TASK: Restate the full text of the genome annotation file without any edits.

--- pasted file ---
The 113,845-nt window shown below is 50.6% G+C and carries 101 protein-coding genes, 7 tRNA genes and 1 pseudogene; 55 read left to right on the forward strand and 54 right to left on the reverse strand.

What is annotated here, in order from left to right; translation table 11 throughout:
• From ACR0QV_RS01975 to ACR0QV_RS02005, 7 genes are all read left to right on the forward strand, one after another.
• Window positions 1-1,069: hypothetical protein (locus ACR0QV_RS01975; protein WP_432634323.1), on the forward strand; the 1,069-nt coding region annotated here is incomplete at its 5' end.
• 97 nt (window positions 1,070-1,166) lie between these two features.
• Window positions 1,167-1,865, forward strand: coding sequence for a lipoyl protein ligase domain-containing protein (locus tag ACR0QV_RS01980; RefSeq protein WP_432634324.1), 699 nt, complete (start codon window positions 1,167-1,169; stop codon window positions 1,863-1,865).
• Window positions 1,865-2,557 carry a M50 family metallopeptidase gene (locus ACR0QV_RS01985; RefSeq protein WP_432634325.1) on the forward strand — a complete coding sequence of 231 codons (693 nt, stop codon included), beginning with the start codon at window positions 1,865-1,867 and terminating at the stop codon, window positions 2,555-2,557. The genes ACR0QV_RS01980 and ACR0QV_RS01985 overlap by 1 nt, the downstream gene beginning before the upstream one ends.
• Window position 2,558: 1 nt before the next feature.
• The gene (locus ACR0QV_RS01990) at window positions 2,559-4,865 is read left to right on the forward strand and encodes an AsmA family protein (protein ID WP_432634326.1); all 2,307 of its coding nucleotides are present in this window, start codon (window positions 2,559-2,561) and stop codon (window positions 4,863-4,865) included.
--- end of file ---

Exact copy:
The 113,845-nt window shown below is 50.6% G+C and carries 101 protein-coding genes, 7 tRNA genes and 1 pseudogene; 55 read left to right on the forward strand and 54 right to left on the reverse strand.

What is annotated here, in order from left to right; translation table 11 throughout:
• From ACR0QV_RS01975 to ACR0QV_RS02005, 7 genes are all read left to right on the forward strand, one after another.
• Window positions 1-1,069: hypothetical protein (locus ACR0QV_RS01975; protein WP_432634323.1), on the forward strand; the 1,069-nt coding region annotated here is incomplete at its 5' end.
• 97 nt (window positions 1,070-1,166) lie between these two features.
• Window positions 1,167-1,865, forward strand: coding sequence for a lipoyl protein ligase domain-containing protein (locus tag ACR0QV_RS01980; RefSeq protein WP_432634324.1), 699 nt, complete (start codon window positions 1,167-1,169; stop codon window positions 1,863-1,865).
• Window positions 1,865-2,557 carry a M50 family metallopeptidase gene (locus ACR0QV_RS01985; RefSeq protein WP_432634325.1) on the forward strand — a complete coding sequence of 231 codons (693 nt, stop codon included), beginning with the start codon at window positions 1,865-1,867 and terminating at the stop codon, window positions 2,555-2,557. The genes ACR0QV_RS01980 and ACR0QV_RS01985 overlap by 1 nt, the downstream gene beginning before the upstream one ends.
• Window position 2,558: 1 nt before the next feature.
• The gene (locus ACR0QV_RS01990) at window positions 2,559-4,865 is read left to right on the forward strand and encodes an AsmA family protein (protein ID WP_432634326.1); all 2,307 of its coding nucleotides are present in this window, start codon (window positions 2,559-2,561) and stop codon (window positions 4,863-4,865) included.